2. I don't assume everyone has a family like Ozzie and Harriet Nelson. I wish they did. The problem of homelessness would disappear if we lived in world like that. Recognizing that they don't have those types of families, I'd rather work toward people establishing those type of loving, safe, concerned families. I'm not a fan of throwing up my hands and believing that all families are broken and it will never get better.

3. I believe a safety net is fine. I don't believe we should foster a culture of dependency like they have in Europe. Some countries like Sweden have 15% of their eligible workforce living off welfare. Why? Because they can! As a practical matter of economics, I don't want that (neither do the overwhelming majority of our citizens). On a personal level, I believe that God created each of us for a purpose, and that He didn't create us to sit around and be unproductive while others supported us. But, I understand that not everyone wants to get into a religious discussion, so let's focus primarily on the economic reasons.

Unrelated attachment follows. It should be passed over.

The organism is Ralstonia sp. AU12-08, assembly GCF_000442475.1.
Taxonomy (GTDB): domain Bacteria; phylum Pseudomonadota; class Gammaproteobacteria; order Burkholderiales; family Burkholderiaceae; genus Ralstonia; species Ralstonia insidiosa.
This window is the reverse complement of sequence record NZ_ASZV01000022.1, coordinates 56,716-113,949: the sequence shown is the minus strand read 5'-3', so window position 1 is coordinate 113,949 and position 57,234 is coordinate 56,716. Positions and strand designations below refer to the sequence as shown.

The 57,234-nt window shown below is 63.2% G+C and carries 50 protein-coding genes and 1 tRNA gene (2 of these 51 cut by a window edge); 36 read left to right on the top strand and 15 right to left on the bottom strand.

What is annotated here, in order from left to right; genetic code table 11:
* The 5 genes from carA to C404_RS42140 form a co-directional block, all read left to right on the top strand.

I choose to be part of the solution. Me and my family volunteer to help prepare the Community Supper for the homeless our church sponsors, and we also prepare sandwiches for Nativity House. I don't want to be one of those people that says "The government should help these people", feels all warm and fuzzy about myself, and then uses that position as an excuse to wait for someone else to fix the problem.

There you are. My lack of compassion is fully exposed now.


Do I really have to justify "myself?" I don't think so.

1. I agree. People have a choice whether to believe in God or not and to choose the way they wish to show that belief.

2. No, you're just a fan of leaving them in the streets while you all work on family relationships.

Of course, an fas kid might be able to work it out with his/her alcoholic mom and then again might not. But, of course, if the fas kid really wants it, he'she will absolutely be able to change mom.

We agree that we both want to be part of the solution. We disagree on how broad that solution can be. Making sandwiches and helping a few homeless at a time through your church is absolutely wonderful.

Now, what do we do about all the rest?